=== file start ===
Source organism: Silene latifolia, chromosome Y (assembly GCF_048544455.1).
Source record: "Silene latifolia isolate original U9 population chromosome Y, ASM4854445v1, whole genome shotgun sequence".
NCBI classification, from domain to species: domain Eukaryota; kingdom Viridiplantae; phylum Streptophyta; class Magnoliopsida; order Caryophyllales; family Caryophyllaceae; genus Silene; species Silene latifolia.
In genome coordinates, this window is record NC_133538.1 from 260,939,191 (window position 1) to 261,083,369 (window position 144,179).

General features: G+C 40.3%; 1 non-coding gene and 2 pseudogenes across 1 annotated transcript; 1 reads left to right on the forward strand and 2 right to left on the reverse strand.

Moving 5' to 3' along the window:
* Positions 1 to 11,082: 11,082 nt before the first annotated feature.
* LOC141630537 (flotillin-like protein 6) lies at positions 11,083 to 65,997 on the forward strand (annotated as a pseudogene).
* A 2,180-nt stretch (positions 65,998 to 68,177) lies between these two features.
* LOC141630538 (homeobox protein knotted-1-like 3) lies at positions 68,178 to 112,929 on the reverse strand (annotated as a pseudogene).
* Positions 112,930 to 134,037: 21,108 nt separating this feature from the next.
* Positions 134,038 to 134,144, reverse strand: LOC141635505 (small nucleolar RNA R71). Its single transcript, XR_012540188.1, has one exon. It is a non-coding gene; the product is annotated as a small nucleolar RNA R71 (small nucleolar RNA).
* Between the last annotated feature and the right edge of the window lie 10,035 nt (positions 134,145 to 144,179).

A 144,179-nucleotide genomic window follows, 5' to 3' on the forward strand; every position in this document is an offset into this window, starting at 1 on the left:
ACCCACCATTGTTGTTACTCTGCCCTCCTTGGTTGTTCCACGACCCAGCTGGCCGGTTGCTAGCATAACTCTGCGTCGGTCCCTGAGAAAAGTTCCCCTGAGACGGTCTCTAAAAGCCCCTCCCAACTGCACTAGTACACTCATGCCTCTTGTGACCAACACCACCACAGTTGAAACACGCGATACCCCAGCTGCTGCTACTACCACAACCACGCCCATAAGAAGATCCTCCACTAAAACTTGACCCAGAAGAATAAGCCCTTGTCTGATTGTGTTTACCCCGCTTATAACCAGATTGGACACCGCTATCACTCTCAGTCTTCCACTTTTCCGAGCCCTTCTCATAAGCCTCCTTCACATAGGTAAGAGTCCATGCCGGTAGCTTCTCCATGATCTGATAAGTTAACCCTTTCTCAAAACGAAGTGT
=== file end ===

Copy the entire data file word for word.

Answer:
Source organism: Silene latifolia, chromosome Y (assembly GCF_048544455.1).
Source record: "Silene latifolia isolate original U9 population chromosome Y, ASM4854445v1, whole genome shotgun sequence".
NCBI classification, from domain to species: domain Eukaryota; kingdom Viridiplantae; phylum Streptophyta; class Magnoliopsida; order Caryophyllales; family Caryophyllaceae; genus Silene; species Silene latifolia.
In genome coordinates, this window is record NC_133538.1 from 260,939,191 (window position 1) to 261,083,369 (window position 144,179).

General features: G+C 40.3%; 1 non-coding gene and 2 pseudogenes across 1 annotated transcript; 1 reads left to right on the forward strand and 2 right to left on the reverse strand.

Moving 5' to 3' along the window:
* Positions 1 to 11,082: 11,082 nt before the first annotated feature.
* LOC141630537 (flotillin-like protein 6) lies at positions 11,083 to 65,997 on the forward strand (annotated as a pseudogene).
* A 2,180-nt stretch (positions 65,998 to 68,177) lies between these two features.
* LOC141630538 (homeobox protein knotted-1-like 3) lies at positions 68,178 to 112,929 on the reverse strand (annotated as a pseudogene).
* Positions 112,930 to 134,037: 21,108 nt separating this feature from the next.
* Positions 134,038 to 134,144, reverse strand: LOC141635505 (small nucleolar RNA R71). Its single transcript, XR_012540188.1, has one exon. It is a non-coding gene; the product is annotated as a small nucleolar RNA R71 (small nucleolar RNA).
* Between the last annotated feature and the right edge of the window lie 10,035 nt (positions 134,145 to 144,179).

A 144,179-nucleotide genomic window follows, 5' to 3' on the forward strand; every position in this document is an offset into this window, starting at 1 on the left:
ACCCACCATTGTTGTTACTCTGCCCTCCTTGGTTGTTCCACGACCCAGCTGGCCGGTTGCTAGCATAACTCTGCGTCGGTCCCTGAGAAAAGTTCCCCTGAGACGGTCTCTAAAAGCCCCTCCCAACTGCACTAGTACACTCATGCCTCTTGTGACCAACACCACCACAGTTGAAACACGCGATACCCCAGCTGCTGCTACTACCACAACCACGCCCATAAGAAGATCCTCCACTAAAACTTGACCCAGAAGAATAAGCCCTTGTCTGATTGTGTTTACCCCGCTTATAACCAGATTGGACACCGCTATCACTCTCAGTCTTCCACTTTTCCGAGCCCTTCTCATAAGCCTCCTTCACATAGGTAAGAGTCCATGCCGGTAGCTTCTCCATGATCTGATAAGTTAACCCTTTCTCAAAACGAAGTGT